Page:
It was never a conscious decision. I moved to another city after marriage. I didn’t get into a residency program immediately as expected and instead of sitting twiddling my thumbs, I started my first company. I realized I enjoyed being an entrepreneur a lot more than I did being a doctor, and the rest as they say, is history.

How do young people growing up avoid the “mistake” of spending time and resources studying a course which they might later find they really didn’t want to practice?

As I mentioned, nothing is ever a mistake or a waste. There’s always something valuable in every experience. What I advocate is parents paying closer attention to their kids’ natural passion and talents and helping them harness those, even as regards career choices. We weren’t given much choice in the matter when I was growing up, and I hope not to be the same with my kids.

You describe yourself as a “portfolio entrepreneur.” What does that mean?

A portfolio entrepreneur is one with different businesses running at the same time. I’m currently running two multi-faceted businesses, but at a time, I was running four.

How does managing a gift shop give you satisfaction?

I absolutely love running a gift store. I’m in the business of spreading love and happiness and fostering bonds. Gift giving is highly recommended in Islam. The Holy Prophet, peace be upon him, said, ‘Give gifts, for it increases love between you’. I have this saying blown up on my store wall to remind me of how important and blessed what I do is. And I thoroughly enjoy running a gift store in its entirety.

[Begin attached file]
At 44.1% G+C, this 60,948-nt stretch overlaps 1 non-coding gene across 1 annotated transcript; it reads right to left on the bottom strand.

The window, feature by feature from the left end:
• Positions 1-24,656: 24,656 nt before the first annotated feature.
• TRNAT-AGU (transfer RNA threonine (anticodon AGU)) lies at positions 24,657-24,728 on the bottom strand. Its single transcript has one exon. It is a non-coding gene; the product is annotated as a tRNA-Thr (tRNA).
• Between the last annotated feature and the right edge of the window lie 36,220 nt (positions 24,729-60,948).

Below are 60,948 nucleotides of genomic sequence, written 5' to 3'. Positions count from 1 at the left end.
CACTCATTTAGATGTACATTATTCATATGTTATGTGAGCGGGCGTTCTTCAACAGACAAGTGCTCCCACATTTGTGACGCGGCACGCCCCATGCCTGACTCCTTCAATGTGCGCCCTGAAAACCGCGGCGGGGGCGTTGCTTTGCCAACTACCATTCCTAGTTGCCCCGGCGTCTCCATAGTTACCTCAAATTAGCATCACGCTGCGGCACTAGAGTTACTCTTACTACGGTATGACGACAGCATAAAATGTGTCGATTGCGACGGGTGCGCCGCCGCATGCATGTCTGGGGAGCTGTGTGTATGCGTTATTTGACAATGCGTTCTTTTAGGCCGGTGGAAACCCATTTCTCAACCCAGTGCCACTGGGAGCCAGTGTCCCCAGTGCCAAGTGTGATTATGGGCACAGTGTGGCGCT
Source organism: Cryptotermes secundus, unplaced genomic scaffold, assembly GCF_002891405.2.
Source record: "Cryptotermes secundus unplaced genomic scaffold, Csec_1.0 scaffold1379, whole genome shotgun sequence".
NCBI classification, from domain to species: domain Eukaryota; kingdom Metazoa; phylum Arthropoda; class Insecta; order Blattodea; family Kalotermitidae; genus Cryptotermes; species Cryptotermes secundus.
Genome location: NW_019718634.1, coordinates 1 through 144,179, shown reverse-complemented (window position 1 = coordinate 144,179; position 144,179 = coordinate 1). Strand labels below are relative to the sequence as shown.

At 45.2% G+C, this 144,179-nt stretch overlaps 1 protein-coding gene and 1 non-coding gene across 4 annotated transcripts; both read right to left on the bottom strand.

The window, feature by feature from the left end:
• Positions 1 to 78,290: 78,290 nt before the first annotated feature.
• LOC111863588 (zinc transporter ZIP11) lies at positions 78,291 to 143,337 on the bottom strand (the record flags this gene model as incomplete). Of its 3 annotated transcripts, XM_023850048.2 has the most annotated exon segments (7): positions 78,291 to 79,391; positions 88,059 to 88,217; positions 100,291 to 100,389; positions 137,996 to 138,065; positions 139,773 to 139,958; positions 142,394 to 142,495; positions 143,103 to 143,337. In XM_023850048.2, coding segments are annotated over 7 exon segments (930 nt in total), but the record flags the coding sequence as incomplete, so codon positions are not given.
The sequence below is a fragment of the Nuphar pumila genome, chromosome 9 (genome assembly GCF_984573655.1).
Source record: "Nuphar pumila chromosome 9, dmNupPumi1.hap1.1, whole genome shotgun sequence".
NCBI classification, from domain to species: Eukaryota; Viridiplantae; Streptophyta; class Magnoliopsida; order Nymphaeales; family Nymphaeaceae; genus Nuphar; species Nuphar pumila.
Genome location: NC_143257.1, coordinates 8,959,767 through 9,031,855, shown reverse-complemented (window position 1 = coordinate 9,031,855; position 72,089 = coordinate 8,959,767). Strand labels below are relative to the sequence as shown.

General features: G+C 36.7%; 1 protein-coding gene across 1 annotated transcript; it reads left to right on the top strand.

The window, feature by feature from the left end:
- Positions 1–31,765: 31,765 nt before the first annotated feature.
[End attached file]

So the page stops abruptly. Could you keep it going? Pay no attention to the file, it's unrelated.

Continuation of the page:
What’s the market size of the “gift industry” in Nigeria?

It’s a huge market and it’s growing everyday. People will always need gifts. So, there’s always a ready market for gift services. Converting that to sales is up to the individual company, but I can say from my experience, that it’s a very lucrative business venture.

Are their significant trends that new entrants might need to be aware of?

I’m not a follower of trends so I’m not sure I’m the right person for this question.

What common supply chain problems have you experienced and how did you overcome them?

I work with a lot of international suppliers, so my biggest supply chain headache would be dealing with issues at Customs! Sometimes, strikes and erratic tariff changes affect importation. But when this happens, I balance up my stock by increasing local content. We work with a lot of high quality local brands, as well as produce some of our gifts locally, so when importation is difficult, we just focus on these till the issues are sorted.

What is about the Nigerian business space that keeps your hope alive?

The amazing changes in the face of entrepreneurship in Nigeria in the last 10 years alone tells me something great is coming! There’s so much interest from the world about Nigeria and I believe that if we keep trudging on, our entrepreneurs will become formidable. A lot of great entrepreneurs in the past had businesses that died with, or shortly after them, but now a lot of entrepreneurs are working hard to implement structure to build generational businesses. In a few years, these businesses will mature and will contribute greatly to the economy of Nigeria, especially if they have the support needed from the government.